Running Matlab Jobs
Quickstart: Matlab
Build a container with Matlab & toolboxes installed inside:
 How to build your own container
 Example container recipes for Matlab
 Use your container in your HTC jobs
Note: Because Matlab is a licensed software, you must add the following line to your submit file:
concurrency_limits = MATLAB:1
Failure to do so may cause your or other users’ jobs to fail to obtain a license from the license server.
More information
CHTC has a site license for Matlab that allows for up to 10,000 jobs to run at any given time across all CHTC users.
Hence the requirement for adding the line concurrency_limits = MATLAB:1
to your submit files, so that HTCondor can keep track of which jobs are using or will use a license.
Following the instructions above, you are able to install a variety of Matlab Toolboxes when building the container. The Toolboxes available for each supported version of Matlab are described here: https://github.com/mathworksrefarch/matlabdockerfile/blob/main/mpminputfiles/. Navigate to the text file for the version of interest, and look at the section named “INSTALL PRODUCTS”. The example recipes linked above provide instructions on how to specify the packages you want to install when building the container.
Executable
When using the Matlab container, we recommend the following process for executing your Matlab commands in an HTCondor job:

Put your Matlab commands in a
.m
script. For this example, we’ll call itmyscript.m
. 
Create the file
runmatlab.sh
with the following contents:#!/bin/bash matlab batch "myscript"
Note that in the script, the
.m
extension has been dropped from the file name (uses"myscript"
instead of"myscript.m"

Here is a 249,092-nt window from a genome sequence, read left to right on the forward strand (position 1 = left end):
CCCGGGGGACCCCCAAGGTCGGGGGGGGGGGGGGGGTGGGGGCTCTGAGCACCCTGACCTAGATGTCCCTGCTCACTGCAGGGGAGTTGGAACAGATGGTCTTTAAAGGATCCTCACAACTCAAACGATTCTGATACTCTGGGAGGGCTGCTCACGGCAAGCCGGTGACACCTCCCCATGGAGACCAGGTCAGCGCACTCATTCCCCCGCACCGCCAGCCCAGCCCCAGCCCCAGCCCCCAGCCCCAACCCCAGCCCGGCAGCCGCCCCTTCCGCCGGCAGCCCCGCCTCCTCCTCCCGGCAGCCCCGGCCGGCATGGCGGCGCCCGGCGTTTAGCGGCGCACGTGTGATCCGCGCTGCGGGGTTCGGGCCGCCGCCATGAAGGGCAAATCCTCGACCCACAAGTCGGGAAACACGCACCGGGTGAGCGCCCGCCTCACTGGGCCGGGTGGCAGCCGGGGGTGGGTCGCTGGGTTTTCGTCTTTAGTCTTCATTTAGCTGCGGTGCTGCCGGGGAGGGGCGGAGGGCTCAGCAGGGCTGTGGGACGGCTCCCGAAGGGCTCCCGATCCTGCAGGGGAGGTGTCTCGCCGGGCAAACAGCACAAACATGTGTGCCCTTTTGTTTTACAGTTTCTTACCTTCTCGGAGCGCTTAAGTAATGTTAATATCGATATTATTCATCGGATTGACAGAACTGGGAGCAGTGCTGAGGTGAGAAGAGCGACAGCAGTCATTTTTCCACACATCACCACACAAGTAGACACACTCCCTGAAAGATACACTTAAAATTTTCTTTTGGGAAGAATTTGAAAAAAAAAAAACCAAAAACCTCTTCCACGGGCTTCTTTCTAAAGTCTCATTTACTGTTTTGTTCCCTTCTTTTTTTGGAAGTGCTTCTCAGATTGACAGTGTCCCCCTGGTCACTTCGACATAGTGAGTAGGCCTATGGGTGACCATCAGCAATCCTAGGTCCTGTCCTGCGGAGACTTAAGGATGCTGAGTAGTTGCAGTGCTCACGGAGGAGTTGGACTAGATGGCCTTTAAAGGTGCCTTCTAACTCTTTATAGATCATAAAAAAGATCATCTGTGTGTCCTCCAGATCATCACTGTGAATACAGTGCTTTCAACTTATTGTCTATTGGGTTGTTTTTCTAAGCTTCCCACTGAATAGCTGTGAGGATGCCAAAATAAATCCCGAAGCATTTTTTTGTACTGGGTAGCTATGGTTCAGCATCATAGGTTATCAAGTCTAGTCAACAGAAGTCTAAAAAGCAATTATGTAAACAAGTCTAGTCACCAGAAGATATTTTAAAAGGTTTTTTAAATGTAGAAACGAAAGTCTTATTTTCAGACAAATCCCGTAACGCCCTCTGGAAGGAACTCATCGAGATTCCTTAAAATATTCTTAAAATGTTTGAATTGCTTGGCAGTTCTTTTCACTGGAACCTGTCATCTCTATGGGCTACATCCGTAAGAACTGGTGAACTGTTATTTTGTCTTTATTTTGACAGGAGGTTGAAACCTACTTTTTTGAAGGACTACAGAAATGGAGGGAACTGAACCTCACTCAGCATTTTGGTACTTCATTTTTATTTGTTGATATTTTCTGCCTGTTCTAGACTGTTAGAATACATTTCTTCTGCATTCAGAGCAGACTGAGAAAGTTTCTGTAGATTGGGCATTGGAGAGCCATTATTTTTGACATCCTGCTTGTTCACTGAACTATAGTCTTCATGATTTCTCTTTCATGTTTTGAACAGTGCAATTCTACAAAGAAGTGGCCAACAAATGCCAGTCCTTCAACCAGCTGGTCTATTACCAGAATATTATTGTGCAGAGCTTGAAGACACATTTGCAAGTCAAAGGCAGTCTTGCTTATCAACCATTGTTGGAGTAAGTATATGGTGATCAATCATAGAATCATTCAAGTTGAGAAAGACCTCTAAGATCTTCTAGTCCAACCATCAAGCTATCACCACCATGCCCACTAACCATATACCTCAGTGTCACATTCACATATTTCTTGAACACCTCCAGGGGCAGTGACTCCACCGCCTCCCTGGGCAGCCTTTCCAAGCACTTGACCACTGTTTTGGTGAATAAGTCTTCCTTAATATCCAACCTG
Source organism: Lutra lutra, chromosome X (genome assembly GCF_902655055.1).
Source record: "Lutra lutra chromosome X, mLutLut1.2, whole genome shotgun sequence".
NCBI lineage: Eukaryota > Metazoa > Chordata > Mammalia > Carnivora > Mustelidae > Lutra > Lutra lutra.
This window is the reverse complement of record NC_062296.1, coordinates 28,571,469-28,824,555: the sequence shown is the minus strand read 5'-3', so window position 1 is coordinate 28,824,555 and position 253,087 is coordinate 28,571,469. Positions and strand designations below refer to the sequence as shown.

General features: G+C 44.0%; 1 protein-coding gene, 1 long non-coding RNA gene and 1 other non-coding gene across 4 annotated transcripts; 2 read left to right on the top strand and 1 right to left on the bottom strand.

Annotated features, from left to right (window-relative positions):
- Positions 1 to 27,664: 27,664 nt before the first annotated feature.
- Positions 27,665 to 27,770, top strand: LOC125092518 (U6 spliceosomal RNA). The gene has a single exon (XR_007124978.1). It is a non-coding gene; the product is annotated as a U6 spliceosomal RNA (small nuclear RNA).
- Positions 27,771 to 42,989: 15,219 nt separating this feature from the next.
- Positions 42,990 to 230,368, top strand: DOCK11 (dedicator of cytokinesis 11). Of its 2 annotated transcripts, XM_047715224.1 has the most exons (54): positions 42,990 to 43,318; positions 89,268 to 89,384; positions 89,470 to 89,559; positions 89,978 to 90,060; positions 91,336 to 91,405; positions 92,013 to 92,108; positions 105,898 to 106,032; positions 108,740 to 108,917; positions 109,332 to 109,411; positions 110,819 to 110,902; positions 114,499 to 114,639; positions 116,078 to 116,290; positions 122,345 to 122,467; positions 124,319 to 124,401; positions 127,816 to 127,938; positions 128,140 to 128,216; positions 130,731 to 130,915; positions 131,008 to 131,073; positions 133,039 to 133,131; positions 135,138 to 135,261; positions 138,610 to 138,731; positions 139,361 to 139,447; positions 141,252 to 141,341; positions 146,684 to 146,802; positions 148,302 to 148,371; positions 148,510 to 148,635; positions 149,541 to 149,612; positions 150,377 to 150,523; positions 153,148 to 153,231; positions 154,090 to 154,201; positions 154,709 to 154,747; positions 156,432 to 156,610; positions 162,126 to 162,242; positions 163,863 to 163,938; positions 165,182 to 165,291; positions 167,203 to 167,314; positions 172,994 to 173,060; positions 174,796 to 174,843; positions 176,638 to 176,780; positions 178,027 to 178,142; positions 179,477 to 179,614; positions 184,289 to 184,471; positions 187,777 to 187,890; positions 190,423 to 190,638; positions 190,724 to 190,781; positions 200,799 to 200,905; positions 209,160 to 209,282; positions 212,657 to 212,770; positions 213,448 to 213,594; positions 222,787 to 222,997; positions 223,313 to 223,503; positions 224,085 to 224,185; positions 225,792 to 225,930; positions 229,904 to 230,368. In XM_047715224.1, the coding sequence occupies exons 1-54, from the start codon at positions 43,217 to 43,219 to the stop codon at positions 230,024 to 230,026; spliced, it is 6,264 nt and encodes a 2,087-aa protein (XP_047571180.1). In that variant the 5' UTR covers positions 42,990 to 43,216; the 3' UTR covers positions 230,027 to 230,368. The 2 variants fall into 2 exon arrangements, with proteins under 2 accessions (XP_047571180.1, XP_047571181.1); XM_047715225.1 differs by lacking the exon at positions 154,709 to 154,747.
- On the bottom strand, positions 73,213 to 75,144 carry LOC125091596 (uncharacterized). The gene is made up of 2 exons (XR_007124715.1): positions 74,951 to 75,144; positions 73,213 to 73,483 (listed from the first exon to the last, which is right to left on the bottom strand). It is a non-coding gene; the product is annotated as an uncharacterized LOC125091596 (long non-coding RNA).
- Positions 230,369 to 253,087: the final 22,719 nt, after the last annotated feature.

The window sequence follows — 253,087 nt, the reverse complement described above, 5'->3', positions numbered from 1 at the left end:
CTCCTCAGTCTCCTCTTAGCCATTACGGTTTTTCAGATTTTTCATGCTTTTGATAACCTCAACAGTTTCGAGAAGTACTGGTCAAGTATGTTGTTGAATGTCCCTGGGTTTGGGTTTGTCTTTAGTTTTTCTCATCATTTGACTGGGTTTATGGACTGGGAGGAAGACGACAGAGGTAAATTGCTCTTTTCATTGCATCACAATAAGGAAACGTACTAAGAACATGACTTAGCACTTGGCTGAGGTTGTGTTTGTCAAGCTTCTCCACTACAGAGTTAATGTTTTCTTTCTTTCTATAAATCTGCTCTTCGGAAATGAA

). 
In your submit file, set the
.sh
script as the executable and list the.m
file to be transferred:executable = runmatlab.sh transfer_input_files = myscript.m
Arguments
You can pass arguments from your submit file to your Matlab code via your executable .sh
and the matlab batch
command.
Arguments in your submit file are accessible inside your executable .sh
script with the syntax ${n}
, where n
is the nth value passed in the arguments line.
You can use this syntax inside of the matlab batch
command.
For example, if your Matlab script (myscript.m
) is expecting a variable foo
, you can add foo=${1}
before calling myscript
:
#!/bin/bash
matlab batch "foo=${1};myscript"
This will use the first argument from the submit file to define the Matlab variable foo
.
By default, such values are read in by Matlab as numeric values (or as a Matlab function/variable that evaluates to a numeric function).
If you want Matlab to read in the argument as a string, you need to add apostrophes around the value, like this:
#!/bin/bash
matlab batch "foo=${1};bar='${2}';myscript"
Here, the value of bar
is defined as the second argument from the submit file, and will be identified by Matlab as a string because it’s wrapped in apostrophes ('${2}'
).
If you have defined your script to act as a function, you can call the function directly and pass the arguments directly as well.
For example, if you have constructed your myscript.m
as a function, then you can do
#!/bin/bash
matlab batch "myscript(${1}, ${2})"
Again, by default Matlab will interpret these value of these variables as numeric values, unless you wrap the argument in apostrophes as described above.